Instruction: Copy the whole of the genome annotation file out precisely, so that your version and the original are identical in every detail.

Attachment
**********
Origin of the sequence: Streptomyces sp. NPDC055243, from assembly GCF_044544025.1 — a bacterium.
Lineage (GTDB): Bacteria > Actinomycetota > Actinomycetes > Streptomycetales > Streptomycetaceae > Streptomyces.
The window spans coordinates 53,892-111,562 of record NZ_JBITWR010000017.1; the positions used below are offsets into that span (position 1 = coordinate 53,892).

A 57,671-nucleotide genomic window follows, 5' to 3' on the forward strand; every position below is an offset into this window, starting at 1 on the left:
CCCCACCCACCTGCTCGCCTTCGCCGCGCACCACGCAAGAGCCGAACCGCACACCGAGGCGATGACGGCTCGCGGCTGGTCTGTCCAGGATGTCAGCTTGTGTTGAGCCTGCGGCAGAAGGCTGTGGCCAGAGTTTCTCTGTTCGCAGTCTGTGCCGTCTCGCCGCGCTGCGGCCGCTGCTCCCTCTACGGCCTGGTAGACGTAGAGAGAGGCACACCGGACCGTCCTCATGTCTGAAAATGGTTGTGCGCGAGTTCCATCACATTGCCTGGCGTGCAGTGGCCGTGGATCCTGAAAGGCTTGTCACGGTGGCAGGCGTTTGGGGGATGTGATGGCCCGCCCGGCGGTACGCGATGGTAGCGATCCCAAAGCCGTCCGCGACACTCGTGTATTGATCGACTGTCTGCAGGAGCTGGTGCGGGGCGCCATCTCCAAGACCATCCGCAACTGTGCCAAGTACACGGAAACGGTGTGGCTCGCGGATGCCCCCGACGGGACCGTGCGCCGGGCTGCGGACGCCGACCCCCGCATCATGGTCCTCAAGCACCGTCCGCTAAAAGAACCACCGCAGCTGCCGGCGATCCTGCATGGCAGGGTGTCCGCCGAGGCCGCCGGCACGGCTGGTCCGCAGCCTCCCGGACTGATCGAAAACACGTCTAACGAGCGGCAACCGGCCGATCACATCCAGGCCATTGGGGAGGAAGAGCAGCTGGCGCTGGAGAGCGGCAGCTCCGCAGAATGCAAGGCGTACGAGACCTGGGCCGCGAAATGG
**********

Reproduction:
Origin of the sequence: Streptomyces sp. NPDC055243, from assembly GCF_044544025.1 — a bacterium.
Lineage (GTDB): Bacteria > Actinomycetota > Actinomycetes > Streptomycetales > Streptomycetaceae > Streptomyces.
The window spans coordinates 53,892-111,562 of record NZ_JBITWR010000017.1; the positions used below are offsets into that span (position 1 = coordinate 53,892).

A 57,671-nucleotide genomic window follows, 5' to 3' on the forward strand; every position below is an offset into this window, starting at 1 on the left:
CCCCACCCACCTGCTCGCCTTCGCCGCGCACCACGCAAGAGCCGAACCGCACACCGAGGCGATGACGGCTCGCGGCTGGTCTGTCCAGGATGTCAGCTTGTGTTGAGCCTGCGGCAGAAGGCTGTGGCCAGAGTTTCTCTGTTCGCAGTCTGTGCCGTCTCGCCGCGCTGCGGCCGCTGCTCCCTCTACGGCCTGGTAGACGTAGAGAGAGGCACACCGGACCGTCCTCATGTCTGAAAATGGTTGTGCGCGAGTTCCATCACATTGCCTGGCGTGCAGTGGCCGTGGATCCTGAAAGGCTTGTCACGGTGGCAGGCGTTTGGGGGATGTGATGGCCCGCCCGGCGGTACGCGATGGTAGCGATCCCAAAGCCGTCCGCGACACTCGTGTATTGATCGACTGTCTGCAGGAGCTGGTGCGGGGCGCCATCTCCAAGACCATCCGCAACTGTGCCAAGTACACGGAAACGGTGTGGCTCGCGGATGCCCCCGACGGGACCGTGCGCCGGGCTGCGGACGCCGACCCCCGCATCATGGTCCTCAAGCACCGTCCGCTAAAAGAACCACCGCAGCTGCCGGCGATCCTGCATGGCAGGGTGTCCGCCGAGGCCGCCGGCACGGCTGGTCCGCAGCCTCCCGGACTGATCGAAAACACGTCTAACGAGCGGCAACCGGCCGATCACATCCAGGCCATTGGGGAGGAAGAGCAGCTGGCGCTGGAGAGCGGCAGCTCCGCAGAATGCAAGGCGTACGAGACCTGGGCCGCGAAATGG